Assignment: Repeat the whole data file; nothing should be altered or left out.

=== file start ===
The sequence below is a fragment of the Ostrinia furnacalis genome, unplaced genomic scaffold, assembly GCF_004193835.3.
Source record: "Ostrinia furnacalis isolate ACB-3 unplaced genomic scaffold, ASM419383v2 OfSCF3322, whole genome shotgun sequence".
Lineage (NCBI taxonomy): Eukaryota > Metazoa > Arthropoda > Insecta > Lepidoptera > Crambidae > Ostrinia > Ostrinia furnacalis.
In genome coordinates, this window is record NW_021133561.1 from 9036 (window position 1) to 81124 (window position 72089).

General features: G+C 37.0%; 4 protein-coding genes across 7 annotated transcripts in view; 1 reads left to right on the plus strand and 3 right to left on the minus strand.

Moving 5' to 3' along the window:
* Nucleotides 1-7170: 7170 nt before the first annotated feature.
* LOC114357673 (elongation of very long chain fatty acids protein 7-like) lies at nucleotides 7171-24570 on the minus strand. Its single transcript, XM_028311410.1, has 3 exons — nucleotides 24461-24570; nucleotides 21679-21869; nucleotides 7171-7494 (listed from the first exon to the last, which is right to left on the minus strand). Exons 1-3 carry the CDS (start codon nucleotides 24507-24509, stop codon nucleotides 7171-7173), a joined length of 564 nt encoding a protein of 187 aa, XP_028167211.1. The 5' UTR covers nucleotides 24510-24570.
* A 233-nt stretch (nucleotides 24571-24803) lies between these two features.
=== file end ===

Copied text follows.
The sequence below is a fragment of the Ostrinia furnacalis genome, unplaced genomic scaffold, assembly GCF_004193835.3.
Source record: "Ostrinia furnacalis isolate ACB-3 unplaced genomic scaffold, ASM419383v2 OfSCF3322, whole genome shotgun sequence".
Lineage (NCBI taxonomy): Eukaryota > Metazoa > Arthropoda > Insecta > Lepidoptera > Crambidae > Ostrinia > Ostrinia furnacalis.
In genome coordinates, this window is record NW_021133561.1 from 9036 (window position 1) to 81124 (window position 72089).

General features: G+C 37.0%; 4 protein-coding genes across 7 annotated transcripts in view; 1 reads left to right on the plus strand and 3 right to left on the minus strand.

Moving 5' to 3' along the window:
* Nucleotides 1-7170: 7170 nt before the first annotated feature.
* LOC114357673 (elongation of very long chain fatty acids protein 7-like) lies at nucleotides 7171-24570 on the minus strand. Its single transcript, XM_028311410.1, has 3 exons — nucleotides 24461-24570; nucleotides 21679-21869; nucleotides 7171-7494 (listed from the first exon to the last, which is right to left on the minus strand). Exons 1-3 carry the CDS (start codon nucleotides 24507-24509, stop codon nucleotides 7171-7173), a joined length of 564 nt encoding a protein of 187 aa, XP_028167211.1. The 5' UTR covers nucleotides 24510-24570.
* A 233-nt stretch (nucleotides 24571-24803) lies between these two features.